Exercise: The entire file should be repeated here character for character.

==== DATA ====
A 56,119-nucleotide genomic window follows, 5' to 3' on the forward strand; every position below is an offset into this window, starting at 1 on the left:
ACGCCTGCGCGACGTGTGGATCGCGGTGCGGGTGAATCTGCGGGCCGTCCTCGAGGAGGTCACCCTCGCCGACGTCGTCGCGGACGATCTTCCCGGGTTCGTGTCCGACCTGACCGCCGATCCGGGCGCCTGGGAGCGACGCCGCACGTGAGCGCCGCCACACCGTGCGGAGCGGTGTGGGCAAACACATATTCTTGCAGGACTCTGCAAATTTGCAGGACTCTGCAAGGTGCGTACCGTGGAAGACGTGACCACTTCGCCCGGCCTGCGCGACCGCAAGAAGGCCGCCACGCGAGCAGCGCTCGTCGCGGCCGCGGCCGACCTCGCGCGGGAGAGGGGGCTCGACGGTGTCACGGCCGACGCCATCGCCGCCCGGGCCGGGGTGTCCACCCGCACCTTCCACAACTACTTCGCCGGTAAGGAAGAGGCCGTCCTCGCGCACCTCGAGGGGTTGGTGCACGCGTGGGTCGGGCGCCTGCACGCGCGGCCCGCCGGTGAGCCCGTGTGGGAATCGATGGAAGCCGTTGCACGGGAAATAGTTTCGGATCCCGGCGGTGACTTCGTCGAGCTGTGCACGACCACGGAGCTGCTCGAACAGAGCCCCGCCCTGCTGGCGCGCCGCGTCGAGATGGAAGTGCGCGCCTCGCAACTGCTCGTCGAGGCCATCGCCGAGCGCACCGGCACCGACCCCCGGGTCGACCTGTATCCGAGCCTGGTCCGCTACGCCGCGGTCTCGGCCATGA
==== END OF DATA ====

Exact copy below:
A 56,119-nucleotide genomic window follows, 5' to 3' on the forward strand; every position below is an offset into this window, starting at 1 on the left:
ACGCCTGCGCGACGTGTGGATCGCGGTGCGGGTGAATCTGCGGGCCGTCCTCGAGGAGGTCACCCTCGCCGACGTCGTCGCGGACGATCTTCCCGGGTTCGTGTCCGACCTGACCGCCGATCCGGGCGCCTGGGAGCGACGCCGCACGTGAGCGCCGCCACACCGTGCGGAGCGGTGTGGGCAAACACATATTCTTGCAGGACTCTGCAAATTTGCAGGACTCTGCAAGGTGCGTACCGTGGAAGACGTGACCACTTCGCCCGGCCTGCGCGACCGCAAGAAGGCCGCCACGCGAGCAGCGCTCGTCGCGGCCGCGGCCGACCTCGCGCGGGAGAGGGGGCTCGACGGTGTCACGGCCGACGCCATCGCCGCCCGGGCCGGGGTGTCCACCCGCACCTTCCACAACTACTTCGCCGGTAAGGAAGAGGCCGTCCTCGCGCACCTCGAGGGGTTGGTGCACGCGTGGGTCGGGCGCCTGCACGCGCGGCCCGCCGGTGAGCCCGTGTGGGAATCGATGGAAGCCGTTGCACGGGAAATAGTTTCGGATCCCGGCGGTGACTTCGTCGAGCTGTGCACGACCACGGAGCTGCTCGAACAGAGCCCCGCCCTGCTGGCGCGCCGCGTCGAGATGGAAGTGCGCGCCTCGCAACTGCTCGTCGAGGCCATCGCCGAGCGCACCGGCACCGACCCCCGGGTCGACCTGTATCCGAGCCTGGTCCGCTACGCCGCGGTCTCGGCCATGA